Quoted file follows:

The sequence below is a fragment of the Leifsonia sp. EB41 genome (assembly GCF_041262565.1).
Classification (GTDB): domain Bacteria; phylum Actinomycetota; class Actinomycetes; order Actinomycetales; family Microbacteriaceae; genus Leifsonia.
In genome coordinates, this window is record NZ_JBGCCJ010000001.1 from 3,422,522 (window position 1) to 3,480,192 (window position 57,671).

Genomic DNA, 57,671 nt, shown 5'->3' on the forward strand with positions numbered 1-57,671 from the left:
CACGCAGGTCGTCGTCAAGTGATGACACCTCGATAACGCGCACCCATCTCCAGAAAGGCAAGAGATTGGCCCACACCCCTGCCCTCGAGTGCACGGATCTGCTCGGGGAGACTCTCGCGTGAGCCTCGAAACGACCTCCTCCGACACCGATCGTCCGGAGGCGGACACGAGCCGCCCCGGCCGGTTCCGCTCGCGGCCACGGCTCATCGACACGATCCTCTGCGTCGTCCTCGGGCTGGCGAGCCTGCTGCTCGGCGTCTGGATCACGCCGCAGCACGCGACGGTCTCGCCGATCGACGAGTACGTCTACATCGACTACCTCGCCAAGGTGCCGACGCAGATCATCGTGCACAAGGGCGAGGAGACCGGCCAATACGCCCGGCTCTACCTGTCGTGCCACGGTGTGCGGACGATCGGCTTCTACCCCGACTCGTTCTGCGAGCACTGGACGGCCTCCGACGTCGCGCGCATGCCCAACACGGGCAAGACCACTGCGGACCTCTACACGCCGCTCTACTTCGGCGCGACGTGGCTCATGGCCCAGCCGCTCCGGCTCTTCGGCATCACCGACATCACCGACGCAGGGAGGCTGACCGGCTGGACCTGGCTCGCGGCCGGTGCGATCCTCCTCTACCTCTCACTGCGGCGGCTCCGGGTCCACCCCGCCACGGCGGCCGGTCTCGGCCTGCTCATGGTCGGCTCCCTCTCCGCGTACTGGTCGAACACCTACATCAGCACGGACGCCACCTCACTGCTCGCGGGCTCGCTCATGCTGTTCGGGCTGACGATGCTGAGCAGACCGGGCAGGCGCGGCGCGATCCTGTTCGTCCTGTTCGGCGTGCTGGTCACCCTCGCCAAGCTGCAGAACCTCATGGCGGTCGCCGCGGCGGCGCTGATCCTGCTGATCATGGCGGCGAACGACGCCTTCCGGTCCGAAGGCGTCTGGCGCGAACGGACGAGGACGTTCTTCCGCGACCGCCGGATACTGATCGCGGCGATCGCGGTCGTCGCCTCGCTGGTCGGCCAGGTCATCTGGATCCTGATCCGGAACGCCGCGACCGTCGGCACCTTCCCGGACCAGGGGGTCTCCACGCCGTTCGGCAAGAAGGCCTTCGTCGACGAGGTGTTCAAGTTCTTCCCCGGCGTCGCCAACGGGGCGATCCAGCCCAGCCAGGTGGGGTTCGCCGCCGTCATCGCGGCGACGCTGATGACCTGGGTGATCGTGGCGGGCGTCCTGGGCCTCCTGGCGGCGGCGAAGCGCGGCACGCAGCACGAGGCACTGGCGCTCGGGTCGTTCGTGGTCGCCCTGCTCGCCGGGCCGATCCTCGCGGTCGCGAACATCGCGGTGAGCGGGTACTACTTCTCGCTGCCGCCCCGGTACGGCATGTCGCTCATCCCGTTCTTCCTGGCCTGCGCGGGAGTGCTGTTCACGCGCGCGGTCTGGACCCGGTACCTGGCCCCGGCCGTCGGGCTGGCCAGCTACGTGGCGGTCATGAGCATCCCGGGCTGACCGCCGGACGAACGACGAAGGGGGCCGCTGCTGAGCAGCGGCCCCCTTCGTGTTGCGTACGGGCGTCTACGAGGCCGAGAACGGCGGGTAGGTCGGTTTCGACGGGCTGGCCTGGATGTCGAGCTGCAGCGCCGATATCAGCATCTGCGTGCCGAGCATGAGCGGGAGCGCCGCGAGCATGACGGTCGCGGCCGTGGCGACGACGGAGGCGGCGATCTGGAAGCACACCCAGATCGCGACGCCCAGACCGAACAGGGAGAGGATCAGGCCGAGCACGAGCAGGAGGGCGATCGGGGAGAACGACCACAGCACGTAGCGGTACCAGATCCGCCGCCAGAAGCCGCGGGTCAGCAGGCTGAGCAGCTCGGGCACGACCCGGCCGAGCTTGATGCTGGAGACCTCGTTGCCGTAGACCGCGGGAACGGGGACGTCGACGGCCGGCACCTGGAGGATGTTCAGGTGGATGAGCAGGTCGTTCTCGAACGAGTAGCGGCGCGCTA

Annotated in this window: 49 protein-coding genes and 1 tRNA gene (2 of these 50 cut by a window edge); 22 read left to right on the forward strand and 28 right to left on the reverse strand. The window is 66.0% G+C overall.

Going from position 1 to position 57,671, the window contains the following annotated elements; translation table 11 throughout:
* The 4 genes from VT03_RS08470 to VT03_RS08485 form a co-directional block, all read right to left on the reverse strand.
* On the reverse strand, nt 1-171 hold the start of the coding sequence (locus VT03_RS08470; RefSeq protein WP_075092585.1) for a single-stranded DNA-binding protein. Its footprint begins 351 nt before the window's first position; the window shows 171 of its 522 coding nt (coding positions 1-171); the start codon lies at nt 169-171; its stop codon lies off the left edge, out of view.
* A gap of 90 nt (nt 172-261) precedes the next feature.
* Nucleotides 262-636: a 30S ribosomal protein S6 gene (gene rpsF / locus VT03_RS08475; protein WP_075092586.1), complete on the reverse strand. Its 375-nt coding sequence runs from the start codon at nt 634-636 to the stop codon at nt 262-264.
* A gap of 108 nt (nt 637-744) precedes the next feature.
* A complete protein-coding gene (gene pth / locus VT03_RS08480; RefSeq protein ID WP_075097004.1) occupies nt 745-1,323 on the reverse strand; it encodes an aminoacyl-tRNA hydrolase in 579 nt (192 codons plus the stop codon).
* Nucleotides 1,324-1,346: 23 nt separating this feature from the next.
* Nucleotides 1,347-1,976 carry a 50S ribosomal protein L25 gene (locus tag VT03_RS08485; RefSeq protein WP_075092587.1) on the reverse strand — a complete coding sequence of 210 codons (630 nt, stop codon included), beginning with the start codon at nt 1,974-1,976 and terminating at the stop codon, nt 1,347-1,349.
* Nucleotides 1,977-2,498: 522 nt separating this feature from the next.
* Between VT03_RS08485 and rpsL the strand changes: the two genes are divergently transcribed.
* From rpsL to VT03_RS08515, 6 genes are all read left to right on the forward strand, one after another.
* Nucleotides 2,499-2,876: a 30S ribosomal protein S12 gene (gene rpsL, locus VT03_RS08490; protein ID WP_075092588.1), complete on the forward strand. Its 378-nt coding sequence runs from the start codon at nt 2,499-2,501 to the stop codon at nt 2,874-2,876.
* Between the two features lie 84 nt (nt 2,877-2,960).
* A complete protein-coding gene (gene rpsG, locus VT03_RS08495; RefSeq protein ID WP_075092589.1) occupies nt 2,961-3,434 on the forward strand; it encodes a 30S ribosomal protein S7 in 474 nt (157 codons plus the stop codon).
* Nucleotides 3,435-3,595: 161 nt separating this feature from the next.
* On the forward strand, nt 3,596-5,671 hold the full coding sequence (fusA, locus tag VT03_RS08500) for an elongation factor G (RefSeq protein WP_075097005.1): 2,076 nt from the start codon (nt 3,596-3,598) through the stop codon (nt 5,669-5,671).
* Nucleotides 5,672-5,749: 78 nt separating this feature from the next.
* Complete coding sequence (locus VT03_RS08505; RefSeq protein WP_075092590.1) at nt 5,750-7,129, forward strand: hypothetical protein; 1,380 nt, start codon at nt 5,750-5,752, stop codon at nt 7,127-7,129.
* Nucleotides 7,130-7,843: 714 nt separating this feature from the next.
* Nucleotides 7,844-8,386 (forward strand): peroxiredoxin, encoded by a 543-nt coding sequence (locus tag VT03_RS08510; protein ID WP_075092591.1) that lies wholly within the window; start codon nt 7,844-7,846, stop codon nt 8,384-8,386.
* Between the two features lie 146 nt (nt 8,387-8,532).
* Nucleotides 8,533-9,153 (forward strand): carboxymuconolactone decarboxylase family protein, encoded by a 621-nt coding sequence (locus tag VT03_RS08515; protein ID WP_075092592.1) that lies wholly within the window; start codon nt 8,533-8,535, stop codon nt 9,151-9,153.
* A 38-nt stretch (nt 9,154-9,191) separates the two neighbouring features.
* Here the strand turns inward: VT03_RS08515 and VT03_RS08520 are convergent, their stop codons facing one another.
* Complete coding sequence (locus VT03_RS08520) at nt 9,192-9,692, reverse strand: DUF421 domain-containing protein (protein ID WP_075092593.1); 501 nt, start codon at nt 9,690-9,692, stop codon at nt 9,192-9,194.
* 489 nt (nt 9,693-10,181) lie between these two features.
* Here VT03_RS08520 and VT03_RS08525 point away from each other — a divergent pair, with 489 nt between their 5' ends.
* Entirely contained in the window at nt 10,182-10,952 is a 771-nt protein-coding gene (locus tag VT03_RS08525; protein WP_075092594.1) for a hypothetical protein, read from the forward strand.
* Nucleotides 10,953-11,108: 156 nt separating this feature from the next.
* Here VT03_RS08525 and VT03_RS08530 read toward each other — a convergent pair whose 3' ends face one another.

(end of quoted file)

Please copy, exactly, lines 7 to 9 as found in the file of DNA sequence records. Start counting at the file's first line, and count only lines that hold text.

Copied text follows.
Going from position 1 to position 57,671, the window contains the following annotated elements; translation table 11 throughout:
* The 4 genes from VT03_RS08470 to VT03_RS08485 form a co-directional block, all read right to left on the reverse strand.
* On the reverse strand, nt 1-171 hold the start of the coding sequence (locus VT03_RS08470; RefSeq protein WP_075092585.1) for a single-stranded DNA-binding protein. Its footprint begins 351 nt before the window's first position; the window shows 171 of its 522 coding nt (coding positions 1-171); the start codon lies at nt 169-171; its stop codon lies off the left edge, out of view.